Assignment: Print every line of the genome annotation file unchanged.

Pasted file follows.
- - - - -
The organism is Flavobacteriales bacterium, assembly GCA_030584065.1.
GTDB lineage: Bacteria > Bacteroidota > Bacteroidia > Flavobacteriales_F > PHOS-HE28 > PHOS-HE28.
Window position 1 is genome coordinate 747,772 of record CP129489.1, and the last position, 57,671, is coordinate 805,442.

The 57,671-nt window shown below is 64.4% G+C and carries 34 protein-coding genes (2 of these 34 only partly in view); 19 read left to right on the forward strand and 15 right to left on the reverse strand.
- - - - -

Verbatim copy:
The organism is Flavobacteriales bacterium, assembly GCA_030584065.1.
GTDB lineage: Bacteria > Bacteroidota > Bacteroidia > Flavobacteriales_F > PHOS-HE28 > PHOS-HE28.
Window position 1 is genome coordinate 747,772 of record CP129489.1, and the last position, 57,671, is coordinate 805,442.

The 57,671-nt window shown below is 64.4% G+C and carries 34 protein-coding genes (2 of these 34 only partly in view); 19 read left to right on the forward strand and 15 right to left on the reverse strand.